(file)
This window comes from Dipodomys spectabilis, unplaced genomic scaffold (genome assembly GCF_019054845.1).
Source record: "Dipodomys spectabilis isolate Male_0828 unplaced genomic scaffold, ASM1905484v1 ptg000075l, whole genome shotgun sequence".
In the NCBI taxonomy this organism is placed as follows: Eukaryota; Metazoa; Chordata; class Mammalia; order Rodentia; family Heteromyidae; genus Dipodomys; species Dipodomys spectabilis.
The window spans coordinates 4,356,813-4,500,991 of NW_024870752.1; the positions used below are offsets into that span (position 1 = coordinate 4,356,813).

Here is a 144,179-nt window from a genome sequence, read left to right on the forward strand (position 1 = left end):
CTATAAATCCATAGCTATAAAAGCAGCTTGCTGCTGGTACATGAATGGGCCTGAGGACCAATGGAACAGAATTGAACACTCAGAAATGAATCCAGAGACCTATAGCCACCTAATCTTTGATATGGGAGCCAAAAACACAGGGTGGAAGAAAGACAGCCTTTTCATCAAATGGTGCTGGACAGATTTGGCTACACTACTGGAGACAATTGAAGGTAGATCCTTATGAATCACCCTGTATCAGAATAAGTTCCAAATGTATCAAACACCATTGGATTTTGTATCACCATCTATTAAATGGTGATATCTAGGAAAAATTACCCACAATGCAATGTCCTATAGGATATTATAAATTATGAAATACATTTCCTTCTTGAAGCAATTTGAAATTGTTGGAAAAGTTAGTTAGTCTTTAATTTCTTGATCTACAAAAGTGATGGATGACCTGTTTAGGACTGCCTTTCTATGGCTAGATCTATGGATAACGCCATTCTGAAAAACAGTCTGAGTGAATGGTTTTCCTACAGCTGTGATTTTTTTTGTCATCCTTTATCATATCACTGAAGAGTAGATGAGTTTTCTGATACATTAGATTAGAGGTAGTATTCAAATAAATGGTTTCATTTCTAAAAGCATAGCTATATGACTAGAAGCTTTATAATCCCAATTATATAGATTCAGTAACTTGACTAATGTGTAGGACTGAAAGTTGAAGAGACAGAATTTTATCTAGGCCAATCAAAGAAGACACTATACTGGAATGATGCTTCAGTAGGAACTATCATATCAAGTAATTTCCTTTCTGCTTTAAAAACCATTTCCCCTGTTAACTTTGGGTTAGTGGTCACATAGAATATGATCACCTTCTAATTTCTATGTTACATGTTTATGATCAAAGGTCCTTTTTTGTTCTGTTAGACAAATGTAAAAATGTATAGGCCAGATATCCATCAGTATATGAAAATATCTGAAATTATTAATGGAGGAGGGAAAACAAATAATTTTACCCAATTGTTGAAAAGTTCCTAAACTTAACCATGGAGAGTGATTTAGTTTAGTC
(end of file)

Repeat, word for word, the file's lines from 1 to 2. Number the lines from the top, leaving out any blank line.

This window comes from Dipodomys spectabilis, unplaced genomic scaffold (genome assembly GCF_019054845.1).
Source record: "Dipodomys spectabilis isolate Male_0828 unplaced genomic scaffold, ASM1905484v1 ptg000075l, whole genome shotgun sequence".